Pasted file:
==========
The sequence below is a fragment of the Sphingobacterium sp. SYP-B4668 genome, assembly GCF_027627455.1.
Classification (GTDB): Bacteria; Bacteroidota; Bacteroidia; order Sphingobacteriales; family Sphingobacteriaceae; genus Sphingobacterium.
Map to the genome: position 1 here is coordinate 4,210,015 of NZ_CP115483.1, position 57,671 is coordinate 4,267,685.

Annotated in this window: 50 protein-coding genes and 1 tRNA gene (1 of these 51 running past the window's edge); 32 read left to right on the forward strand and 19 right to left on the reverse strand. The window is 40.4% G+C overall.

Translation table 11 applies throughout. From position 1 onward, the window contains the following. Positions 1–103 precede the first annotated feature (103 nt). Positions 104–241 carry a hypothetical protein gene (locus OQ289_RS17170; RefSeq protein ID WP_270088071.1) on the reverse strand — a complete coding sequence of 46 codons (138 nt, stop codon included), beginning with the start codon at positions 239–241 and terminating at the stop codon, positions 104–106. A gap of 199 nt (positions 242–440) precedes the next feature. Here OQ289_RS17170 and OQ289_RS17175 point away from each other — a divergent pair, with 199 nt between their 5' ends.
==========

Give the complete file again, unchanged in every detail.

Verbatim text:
The sequence below is a fragment of the Sphingobacterium sp. SYP-B4668 genome, assembly GCF_027627455.1.
Classification (GTDB): Bacteria; Bacteroidota; Bacteroidia; order Sphingobacteriales; family Sphingobacteriaceae; genus Sphingobacterium.
Map to the genome: position 1 here is coordinate 4,210,015 of NZ_CP115483.1, position 57,671 is coordinate 4,267,685.

Annotated in this window: 50 protein-coding genes and 1 tRNA gene (1 of these 51 running past the window's edge); 32 read left to right on the forward strand and 19 right to left on the reverse strand. The window is 40.4% G+C overall.

Translation table 11 applies throughout. From position 1 onward, the window contains the following. Positions 1–103 precede the first annotated feature (103 nt). Positions 104–241 carry a hypothetical protein gene (locus OQ289_RS17170; RefSeq protein ID WP_270088071.1) on the reverse strand — a complete coding sequence of 46 codons (138 nt, stop codon included), beginning with the start codon at positions 239–241 and terminating at the stop codon, positions 104–106. A gap of 199 nt (positions 242–440) precedes the next feature. Here OQ289_RS17170 and OQ289_RS17175 point away from each other — a divergent pair, with 199 nt between their 5' ends.